| || || Exploring the quality of education : a case study of a rural primary school in Fiji|
Author: Prasad, Deveena Wati
Institution: University of the South Pacific.
Subject: Education, Rural -- Fiji, Education, Elementary -- Fiji
Call No.: Pac LC 5148 .F5 P73 2016
Copyright:40-60% of this thesis may be copied without the authors written permission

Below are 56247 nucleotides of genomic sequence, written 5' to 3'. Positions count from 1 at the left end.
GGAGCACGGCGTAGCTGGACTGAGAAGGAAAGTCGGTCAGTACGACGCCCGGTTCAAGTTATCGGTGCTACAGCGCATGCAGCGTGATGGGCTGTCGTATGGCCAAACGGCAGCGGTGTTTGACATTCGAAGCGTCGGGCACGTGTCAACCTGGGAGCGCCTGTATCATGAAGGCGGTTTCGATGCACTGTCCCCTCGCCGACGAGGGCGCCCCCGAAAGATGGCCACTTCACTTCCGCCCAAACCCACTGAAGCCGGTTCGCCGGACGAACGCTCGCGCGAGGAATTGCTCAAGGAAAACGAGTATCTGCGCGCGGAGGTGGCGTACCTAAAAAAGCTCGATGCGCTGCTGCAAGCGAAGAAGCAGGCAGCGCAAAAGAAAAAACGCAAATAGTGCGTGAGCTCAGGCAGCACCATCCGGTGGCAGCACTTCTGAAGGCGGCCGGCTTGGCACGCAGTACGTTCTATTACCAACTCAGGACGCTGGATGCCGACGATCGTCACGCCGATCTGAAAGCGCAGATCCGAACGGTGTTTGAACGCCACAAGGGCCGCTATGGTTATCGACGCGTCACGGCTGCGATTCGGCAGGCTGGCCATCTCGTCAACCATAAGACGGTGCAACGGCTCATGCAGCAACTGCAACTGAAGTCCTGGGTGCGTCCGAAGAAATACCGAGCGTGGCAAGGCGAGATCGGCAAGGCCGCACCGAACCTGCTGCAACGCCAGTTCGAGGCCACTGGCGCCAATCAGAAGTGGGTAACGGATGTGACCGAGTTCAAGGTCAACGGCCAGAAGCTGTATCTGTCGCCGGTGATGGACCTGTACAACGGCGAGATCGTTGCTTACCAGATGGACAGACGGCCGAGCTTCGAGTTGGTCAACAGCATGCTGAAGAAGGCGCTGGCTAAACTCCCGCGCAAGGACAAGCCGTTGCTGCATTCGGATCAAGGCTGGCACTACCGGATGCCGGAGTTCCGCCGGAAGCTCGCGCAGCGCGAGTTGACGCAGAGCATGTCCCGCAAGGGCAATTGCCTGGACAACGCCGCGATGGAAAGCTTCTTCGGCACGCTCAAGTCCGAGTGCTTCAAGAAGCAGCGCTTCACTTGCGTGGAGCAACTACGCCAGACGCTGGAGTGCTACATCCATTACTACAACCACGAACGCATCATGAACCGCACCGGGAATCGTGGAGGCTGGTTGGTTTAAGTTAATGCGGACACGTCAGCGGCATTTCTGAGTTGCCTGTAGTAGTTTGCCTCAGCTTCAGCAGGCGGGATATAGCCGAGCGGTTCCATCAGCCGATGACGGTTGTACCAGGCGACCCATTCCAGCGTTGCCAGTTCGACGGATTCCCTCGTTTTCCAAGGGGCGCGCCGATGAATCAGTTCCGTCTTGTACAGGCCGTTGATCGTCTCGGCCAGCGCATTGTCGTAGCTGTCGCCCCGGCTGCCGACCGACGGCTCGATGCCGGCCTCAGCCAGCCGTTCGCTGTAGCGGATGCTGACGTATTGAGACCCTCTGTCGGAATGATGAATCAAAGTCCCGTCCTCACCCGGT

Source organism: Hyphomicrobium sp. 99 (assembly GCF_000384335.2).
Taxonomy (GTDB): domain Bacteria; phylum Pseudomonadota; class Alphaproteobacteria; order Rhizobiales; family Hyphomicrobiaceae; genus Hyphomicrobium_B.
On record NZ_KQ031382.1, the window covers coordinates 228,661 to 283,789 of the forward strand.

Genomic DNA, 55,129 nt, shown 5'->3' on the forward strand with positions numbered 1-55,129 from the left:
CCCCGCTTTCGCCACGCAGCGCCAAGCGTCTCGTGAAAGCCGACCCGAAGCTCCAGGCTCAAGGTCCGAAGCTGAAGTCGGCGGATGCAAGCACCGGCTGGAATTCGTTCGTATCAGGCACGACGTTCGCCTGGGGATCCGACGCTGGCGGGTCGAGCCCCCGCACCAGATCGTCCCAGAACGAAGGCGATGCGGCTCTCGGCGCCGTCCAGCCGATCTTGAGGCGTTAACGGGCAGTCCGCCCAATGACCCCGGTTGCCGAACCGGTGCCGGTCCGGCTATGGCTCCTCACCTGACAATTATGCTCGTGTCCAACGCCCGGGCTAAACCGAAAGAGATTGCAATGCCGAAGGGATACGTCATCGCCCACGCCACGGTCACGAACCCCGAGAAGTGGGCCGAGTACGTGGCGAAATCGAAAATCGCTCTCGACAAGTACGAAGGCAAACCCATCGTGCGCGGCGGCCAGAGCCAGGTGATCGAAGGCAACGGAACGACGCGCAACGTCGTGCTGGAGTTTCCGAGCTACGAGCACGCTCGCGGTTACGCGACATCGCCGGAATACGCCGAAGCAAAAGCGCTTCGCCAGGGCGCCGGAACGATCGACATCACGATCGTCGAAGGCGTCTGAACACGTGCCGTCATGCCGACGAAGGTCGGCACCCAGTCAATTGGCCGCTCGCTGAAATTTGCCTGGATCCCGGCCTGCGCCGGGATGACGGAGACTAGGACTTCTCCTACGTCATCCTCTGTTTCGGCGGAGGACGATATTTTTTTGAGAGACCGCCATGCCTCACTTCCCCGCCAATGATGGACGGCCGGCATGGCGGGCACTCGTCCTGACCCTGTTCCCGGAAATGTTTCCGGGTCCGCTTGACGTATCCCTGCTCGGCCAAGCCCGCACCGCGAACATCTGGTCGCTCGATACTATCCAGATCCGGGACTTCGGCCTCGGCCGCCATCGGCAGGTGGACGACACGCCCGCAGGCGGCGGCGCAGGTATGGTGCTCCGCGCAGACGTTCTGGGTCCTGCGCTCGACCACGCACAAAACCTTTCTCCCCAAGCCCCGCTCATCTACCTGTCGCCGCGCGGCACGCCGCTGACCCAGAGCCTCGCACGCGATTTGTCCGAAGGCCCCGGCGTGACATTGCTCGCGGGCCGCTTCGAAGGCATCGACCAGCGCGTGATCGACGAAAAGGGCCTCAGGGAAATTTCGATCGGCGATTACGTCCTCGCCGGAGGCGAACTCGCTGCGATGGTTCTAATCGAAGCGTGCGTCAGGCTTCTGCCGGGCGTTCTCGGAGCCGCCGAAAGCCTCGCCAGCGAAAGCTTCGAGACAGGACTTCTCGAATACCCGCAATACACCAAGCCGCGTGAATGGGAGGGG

Abstract: The strive towards quality education has been a major challenge for primary schools. Quality education was one of the key concerns in the 1926 and 1969 Fiji Islands Education Commission reports. The issue of quality education was again reiterated in the Fiji Islands Education Commission / Panel Report 2000 and other official documents of the government. This study focuses on three indicators of quality education namely teachers, curriculum and educational resources. A rural primary school was chosen as a case study to conduct the research using a mixed method approach of data collection involving questionnaire, semi structured interviews and document analysis. The research respondents were eight teachers of the case study school. The theoretical framework for the study was derived from the local and international literature to inform aspects related to quality education such as those based on teachers, curriculum and educational resources which individually and collectively can contribute towards meaningful learning experiences to the children. The analysis of the data obtained from the questionnaire and interviews showed that learning was affected due to lack of qualified and experienced teachers, inability on the part of the teachers to transform curriculum innovatively and inadequate supply of educational resource materials. All these probably have contributed towards poor learning outcomes of children in the case study school. The findings here are contestable with the findings on quality education in rural settings. The current study has contributed to existing literature on quality education which seeks attention in order to address gaps on children’s learning experiences in rural schools of Fiji. Some recommendations for improvement include reforms in teacher education and professional development, sound provision of appropriate curriculum and adequate educational resources for the enhancement of quality education in rural schools. Since this study was confined to one school, the findings cannot be generalised. Therefore, a large scale study is needed not only focusing on three indicators of quality education but other indicators too, such as school leadership and vi community support which influence qualitative improvement in educational policy and practice.